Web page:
National Pet Week Highlights Dog Healthcare
Veterinarians stress the importance of regular wellness exams for dogs and cats this week.
Posted: May 8, 2008, 5 a.m. EDT
Pets are more popular than ever, according to the American Veterinary Medical Association, whose most recent data shows that the number of U.S. households owning pets grew to 68.7 million in 2006 from 61.1 million in 2001, an increase of 12.4 percent.
The growing popularity of companion animals highlights the need for more public awareness about the importance of caring for dogs and cats, says Tom McPheron, AVMA spokesman. National Pet Week, May 4-10, was established in 1981 by the AVMA to promote responsible pet ownership and awareness of veterinary medicine, and celebrate the human-animal bond.
“I think it doesn’t get the attention that it deserves,” McPheron said. “There is a great need for more public understanding about the importance of pets in our lives. That’s why we have the National Pet Week.”
Across the nation this week, veterinarians, veterinary technicians, and others will use this opportunity to educate the public on how dogs and cats improve human health, and how to return the favor as pet owners.
For cat owners, McPheron says that regular visits to the veterinarian for vaccinations and checkups play a key role in a cat’s health. Cat owners, however, are less likely to take their pets to the animal clinic, he said.
Households that owned cats saw the veterinarian an average of 1.7 times in 2006, a 5.6 percent decrease since 2001, according to the AVMA. Each cat saw the veterinarian an average of 0.7 times a year in 2006, down 30 percent from 2001.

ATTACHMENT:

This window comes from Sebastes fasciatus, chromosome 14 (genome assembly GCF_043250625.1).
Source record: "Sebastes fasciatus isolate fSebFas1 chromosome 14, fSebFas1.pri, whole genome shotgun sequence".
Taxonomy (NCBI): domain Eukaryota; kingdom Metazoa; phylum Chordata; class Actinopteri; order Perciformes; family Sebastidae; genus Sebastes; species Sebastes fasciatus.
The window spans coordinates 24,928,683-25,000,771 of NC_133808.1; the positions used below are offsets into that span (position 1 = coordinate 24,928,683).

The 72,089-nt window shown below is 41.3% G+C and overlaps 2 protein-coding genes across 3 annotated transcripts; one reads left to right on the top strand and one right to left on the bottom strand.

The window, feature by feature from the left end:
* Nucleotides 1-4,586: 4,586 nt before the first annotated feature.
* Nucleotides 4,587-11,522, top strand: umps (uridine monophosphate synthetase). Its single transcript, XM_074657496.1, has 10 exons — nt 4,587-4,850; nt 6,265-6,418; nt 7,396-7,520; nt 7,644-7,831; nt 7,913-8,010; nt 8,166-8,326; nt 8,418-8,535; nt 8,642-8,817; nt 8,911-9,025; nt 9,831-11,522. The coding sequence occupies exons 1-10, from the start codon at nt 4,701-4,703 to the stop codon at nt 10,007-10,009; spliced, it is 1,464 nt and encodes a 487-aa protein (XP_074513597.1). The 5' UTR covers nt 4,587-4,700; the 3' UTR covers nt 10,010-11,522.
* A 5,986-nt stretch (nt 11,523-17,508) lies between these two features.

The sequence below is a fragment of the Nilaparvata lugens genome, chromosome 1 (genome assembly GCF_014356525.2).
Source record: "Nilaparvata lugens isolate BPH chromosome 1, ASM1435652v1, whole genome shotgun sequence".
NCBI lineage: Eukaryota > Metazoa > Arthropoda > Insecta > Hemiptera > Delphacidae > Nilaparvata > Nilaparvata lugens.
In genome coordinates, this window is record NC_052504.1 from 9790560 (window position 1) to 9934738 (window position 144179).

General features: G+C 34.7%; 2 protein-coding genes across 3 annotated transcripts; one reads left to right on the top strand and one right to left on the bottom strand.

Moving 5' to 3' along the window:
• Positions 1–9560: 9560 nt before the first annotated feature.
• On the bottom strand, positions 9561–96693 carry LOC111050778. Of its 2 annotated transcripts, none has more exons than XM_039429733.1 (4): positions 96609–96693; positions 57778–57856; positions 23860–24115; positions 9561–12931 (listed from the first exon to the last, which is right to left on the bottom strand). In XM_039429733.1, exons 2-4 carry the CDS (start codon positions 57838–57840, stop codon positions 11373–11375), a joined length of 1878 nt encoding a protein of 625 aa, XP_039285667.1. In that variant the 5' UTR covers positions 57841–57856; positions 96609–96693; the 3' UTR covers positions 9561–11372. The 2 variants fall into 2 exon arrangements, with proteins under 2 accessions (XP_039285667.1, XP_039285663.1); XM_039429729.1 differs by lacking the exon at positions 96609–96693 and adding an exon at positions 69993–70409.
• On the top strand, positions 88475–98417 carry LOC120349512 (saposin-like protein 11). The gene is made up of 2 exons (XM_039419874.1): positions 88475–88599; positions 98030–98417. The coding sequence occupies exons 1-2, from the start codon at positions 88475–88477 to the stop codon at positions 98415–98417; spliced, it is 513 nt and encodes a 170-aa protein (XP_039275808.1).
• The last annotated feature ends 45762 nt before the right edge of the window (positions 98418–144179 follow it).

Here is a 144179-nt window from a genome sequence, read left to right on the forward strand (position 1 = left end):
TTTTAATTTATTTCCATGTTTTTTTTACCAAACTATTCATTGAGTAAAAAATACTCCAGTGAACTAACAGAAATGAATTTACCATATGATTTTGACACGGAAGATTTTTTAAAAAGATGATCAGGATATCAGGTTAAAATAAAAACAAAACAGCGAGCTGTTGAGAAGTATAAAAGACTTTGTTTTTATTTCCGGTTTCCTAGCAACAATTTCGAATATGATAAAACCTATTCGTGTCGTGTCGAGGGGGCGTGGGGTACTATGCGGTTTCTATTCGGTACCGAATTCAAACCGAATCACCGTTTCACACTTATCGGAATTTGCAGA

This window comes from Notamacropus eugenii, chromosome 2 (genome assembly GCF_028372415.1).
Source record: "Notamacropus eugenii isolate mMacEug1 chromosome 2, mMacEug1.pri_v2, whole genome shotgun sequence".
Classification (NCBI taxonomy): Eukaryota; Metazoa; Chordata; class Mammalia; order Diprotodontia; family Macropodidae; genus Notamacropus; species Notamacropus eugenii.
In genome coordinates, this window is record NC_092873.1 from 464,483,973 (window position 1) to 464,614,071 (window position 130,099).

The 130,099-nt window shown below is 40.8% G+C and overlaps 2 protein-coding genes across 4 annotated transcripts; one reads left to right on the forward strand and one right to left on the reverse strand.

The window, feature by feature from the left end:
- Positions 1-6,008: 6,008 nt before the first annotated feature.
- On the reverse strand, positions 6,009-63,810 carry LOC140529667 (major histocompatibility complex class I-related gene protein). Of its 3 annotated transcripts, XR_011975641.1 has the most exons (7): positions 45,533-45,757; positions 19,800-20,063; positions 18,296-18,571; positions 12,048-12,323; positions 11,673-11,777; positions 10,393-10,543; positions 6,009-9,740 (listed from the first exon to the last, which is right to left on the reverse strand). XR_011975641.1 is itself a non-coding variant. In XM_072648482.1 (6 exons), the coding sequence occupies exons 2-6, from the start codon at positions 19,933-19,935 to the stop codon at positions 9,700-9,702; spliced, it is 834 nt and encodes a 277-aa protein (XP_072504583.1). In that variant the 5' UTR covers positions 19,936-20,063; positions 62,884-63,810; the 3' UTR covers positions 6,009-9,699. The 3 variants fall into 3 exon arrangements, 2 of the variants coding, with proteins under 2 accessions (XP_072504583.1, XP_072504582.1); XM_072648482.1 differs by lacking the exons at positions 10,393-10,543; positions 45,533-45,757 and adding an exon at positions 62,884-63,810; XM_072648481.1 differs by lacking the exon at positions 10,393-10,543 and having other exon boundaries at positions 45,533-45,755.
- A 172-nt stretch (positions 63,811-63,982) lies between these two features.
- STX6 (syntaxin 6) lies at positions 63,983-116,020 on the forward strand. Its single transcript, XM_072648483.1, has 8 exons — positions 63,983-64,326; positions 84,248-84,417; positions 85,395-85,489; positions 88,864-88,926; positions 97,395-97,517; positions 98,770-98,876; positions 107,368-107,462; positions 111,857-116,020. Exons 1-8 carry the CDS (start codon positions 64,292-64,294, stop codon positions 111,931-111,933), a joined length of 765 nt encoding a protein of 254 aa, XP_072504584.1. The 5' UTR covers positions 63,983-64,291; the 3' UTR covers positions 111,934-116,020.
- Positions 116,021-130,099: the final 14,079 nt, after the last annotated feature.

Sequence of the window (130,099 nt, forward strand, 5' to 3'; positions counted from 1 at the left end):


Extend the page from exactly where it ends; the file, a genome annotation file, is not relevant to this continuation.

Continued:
Cat owners might assume that their pets are safe from disease if they’re kept indoors, McPheron said, “but that’s not true.” Veterinarians urge cat owners to seek regular healthcare, including rabies vaccinations so they can be protected.
Because dogs tend to be more social animals and are exposed to diseases and parasites at places like dog parks, veterinarians recommend that dogs have regular wellness exams. Households that owned dogs saw the veterinarian an average of 2.6 times in 2006, a 3.7 percent decrease since 2001, according to the AVMA. Each dog saw the veterinarian an average of 1.5 times, down 21.1 percent from 2001.
An increased level of care, along with the commitment on the part of dog and cat owners to their pets, means longer – and healthier – lives for animals, according to the AVMA.
This year, the theme of National Pet Week is “Pets Jazz Up Our Lives” in recognition of the AVMA convention July 19-22 in New Orleans. For more information, go to www.petweek.org or www.avma.org.
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